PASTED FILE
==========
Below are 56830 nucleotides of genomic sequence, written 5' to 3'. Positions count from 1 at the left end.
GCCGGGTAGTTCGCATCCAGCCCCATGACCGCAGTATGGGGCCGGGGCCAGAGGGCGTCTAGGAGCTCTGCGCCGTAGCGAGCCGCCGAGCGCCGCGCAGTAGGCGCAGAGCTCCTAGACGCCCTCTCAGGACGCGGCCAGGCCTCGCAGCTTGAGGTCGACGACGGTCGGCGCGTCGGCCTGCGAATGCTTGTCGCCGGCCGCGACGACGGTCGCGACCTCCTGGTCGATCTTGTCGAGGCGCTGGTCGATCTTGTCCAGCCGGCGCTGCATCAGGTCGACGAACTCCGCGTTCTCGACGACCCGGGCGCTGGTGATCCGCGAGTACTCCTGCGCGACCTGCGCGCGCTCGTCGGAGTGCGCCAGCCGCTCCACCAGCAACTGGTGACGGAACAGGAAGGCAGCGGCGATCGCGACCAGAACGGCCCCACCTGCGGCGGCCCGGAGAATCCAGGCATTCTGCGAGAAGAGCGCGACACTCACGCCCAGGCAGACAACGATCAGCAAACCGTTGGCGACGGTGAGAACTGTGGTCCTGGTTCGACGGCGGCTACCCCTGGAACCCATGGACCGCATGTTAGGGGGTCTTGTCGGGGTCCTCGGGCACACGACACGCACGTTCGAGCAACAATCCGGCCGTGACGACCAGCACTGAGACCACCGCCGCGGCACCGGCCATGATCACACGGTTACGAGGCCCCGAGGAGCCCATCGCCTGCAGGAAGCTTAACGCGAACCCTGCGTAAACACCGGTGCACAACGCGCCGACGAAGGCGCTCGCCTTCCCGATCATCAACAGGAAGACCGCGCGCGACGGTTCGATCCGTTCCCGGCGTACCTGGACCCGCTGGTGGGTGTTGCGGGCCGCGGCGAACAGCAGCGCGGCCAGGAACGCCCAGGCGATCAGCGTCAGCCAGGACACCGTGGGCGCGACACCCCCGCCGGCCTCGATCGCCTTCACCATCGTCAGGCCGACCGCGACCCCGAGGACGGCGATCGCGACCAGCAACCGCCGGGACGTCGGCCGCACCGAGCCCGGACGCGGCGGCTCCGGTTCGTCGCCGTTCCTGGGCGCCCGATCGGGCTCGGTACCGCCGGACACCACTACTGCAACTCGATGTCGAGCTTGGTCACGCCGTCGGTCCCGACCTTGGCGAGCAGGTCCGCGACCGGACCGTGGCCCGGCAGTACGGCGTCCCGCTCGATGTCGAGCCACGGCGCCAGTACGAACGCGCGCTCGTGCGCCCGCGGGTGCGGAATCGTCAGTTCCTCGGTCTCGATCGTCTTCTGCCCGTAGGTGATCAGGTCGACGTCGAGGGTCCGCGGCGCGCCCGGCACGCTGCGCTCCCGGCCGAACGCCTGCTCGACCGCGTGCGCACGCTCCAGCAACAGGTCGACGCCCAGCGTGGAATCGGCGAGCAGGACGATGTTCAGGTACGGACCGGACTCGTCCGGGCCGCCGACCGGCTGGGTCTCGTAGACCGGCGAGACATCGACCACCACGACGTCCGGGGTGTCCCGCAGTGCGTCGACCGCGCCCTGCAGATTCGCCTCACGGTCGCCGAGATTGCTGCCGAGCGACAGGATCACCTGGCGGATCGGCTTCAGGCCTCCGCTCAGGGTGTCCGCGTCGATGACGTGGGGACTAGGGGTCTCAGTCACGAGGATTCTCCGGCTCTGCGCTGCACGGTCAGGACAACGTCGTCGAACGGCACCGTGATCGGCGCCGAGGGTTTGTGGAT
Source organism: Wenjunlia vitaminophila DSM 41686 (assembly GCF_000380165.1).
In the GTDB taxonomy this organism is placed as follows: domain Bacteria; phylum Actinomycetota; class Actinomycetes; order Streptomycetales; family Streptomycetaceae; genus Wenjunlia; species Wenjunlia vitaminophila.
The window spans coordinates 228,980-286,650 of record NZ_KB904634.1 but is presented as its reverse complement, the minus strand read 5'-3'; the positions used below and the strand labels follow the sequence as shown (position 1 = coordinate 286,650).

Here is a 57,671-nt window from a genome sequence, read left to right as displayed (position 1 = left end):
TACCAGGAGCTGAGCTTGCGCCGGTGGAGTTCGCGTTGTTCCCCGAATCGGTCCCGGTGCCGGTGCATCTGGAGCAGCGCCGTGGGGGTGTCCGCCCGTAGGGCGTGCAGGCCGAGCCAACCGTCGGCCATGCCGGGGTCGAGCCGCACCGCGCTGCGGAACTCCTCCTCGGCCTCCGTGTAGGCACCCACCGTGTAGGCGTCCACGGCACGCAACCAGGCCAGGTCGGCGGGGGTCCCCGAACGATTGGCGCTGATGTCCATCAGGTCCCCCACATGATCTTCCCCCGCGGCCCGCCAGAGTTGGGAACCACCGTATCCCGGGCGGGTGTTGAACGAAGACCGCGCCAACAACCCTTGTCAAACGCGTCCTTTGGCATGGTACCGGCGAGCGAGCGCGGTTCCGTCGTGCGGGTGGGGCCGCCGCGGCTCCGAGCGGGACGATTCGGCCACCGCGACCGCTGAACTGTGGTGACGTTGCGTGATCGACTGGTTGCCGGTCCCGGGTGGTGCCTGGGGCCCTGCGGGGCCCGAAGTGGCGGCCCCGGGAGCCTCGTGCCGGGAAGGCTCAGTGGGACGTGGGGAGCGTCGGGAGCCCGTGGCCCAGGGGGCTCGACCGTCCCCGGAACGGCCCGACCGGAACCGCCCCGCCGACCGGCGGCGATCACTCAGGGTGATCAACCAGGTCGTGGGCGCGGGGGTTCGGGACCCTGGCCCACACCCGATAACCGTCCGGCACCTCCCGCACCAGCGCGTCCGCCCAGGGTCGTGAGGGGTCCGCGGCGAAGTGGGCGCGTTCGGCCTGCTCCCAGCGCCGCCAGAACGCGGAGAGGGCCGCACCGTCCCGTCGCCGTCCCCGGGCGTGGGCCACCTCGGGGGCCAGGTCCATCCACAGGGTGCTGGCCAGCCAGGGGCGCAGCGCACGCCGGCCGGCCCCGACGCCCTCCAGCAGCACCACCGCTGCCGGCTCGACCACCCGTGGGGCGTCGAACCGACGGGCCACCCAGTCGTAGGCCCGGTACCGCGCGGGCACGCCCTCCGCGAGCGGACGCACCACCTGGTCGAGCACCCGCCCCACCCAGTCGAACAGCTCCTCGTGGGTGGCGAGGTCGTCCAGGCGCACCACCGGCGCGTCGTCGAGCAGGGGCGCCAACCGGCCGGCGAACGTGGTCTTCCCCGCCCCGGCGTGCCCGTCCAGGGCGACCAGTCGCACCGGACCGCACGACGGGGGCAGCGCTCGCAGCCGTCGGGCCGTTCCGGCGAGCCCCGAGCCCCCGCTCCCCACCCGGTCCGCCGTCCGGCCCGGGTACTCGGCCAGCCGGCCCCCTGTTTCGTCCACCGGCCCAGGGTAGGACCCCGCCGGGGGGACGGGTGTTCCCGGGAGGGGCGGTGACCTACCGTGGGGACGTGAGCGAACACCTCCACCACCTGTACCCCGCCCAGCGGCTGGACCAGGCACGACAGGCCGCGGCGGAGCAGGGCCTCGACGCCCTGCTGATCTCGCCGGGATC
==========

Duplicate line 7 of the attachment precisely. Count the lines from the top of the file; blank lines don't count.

TACCAGGAGCTGAGCTTGCGCCGGTGGAGTTCGCGTTGTTCCCCGAATCGGTCCCGGTGCCGGTGCATCTGGAGCAGCGCCGTGGGGGTGTCCGCCCGTAGGGCGTGCAGGCCGAGCCAACCGTCGGCCATGCCGGGGTCGAGCCGCACCGCGCTGCGGAACTCCTCCTCGGCCTCCGTGTAGGCACCCACCGTGTAGGCGTCCACGGCACGCAACCAGGCCAGGTCGGCGGGGGTCCCCGAACGATTGGCGCTGATGTCCATCAGGTCCCCCACATGATCTTCCCCCGCGGCCCGCCAGAGTTGGGAACCACCGTATCCCGGGCGGGTGTTGAACGAAGACCGCGCCAACAACCCTTGTCAAACGCGTCCTTTGGCATGGTACCGGCGAGCGAGCGCGGTTCCGTCGTGCGGGTGGGGCCGCCGCGGCTCCGAGCGGGACGATTCGGCCACCGCGACCGCTGAACTGTGGTGACGTTGCGTGATCGACTGGTTGCCGGTCCCGGGTGGTGCCTGGGGCCCTGCGGGGCCCGAAGTGGCGGCCCCGGGAGCCTCGTGCCGGGAAGGCTCAGTGGGACGTGGGGAGCGTCGGGAGCCCGTGGCCCAGGGGGCTCGACCGTCCCCGGAACGGCCCGACCGGAACCGCCCCGCCGACCGGCGGCGATCACTCAGGGTGATCAACCAGGTCGTGGGCGCGGGGGTTCGGGACCCTGGCCCACACCCGATAACCGTCCGGCACCTCCCGCACCAGCGCGTCCGCCCAGGGTCGTGAGGGGTCCGCGGCGAAGTGGGCGCGTTCGGCCTGCTCCCAGCGCCGCCAGAACGCGGAGAGGGCCGCACCGTCCCGTCGCCGTCCCCGGGCGTGGGCCACCTCGGGGGCCAGGTCCATCCACAGGGTGCTGGCCAGCCAGGGGCGCAGCGCACGCCGGCCGGCCCCGACGCCCTCCAGCAGCACCACCGCTGCCGGCTCGACCACCCGTGGGGCGTCGAACCGACGGGCCACCCAGTCGTAGGCCCGGTACCGCGCGGGCACGCCCTCCGCGAGCGGACGCACCACCTGGTCGAGCACCCGCCCCACCCAGTCGAACAGCTCCTCGTGGGTGGCGAGGTCGTCCAGGCGCACCACCGGCGCGTCGTCGAGCAGGGGCGCCAACCGGCCGGCGAACGTGGTCTTCCCCGCCCCGGCGTGCCCGTCCAGGGCGACCAGTCGCACCGGACCGCACGACGGGGGCAGCGCTCGCAGCCGTCGGGCCGTTCCGGCGAGCCCCGAGCCCCCGCTCCCCACCCGGTCCGCCGTCCGGCCCGGGTACTCGGCCAGCCGGCCCCCTGTTTCGTCCACCGGCCCAGGGTAGGACCCCGCCGGGGGGACGGGTGTTCCCGGGAGGGGCGGTGACCTACCGTGGGGACGTGAGCGAACACCTCCACCACCTGTACCCCGCCCAGCGGCTGGACCAGGCACGACAGGCCGCGGCGGAGCAGGGCCTCGACGCCCTGCTGATCTCGCCGGGATC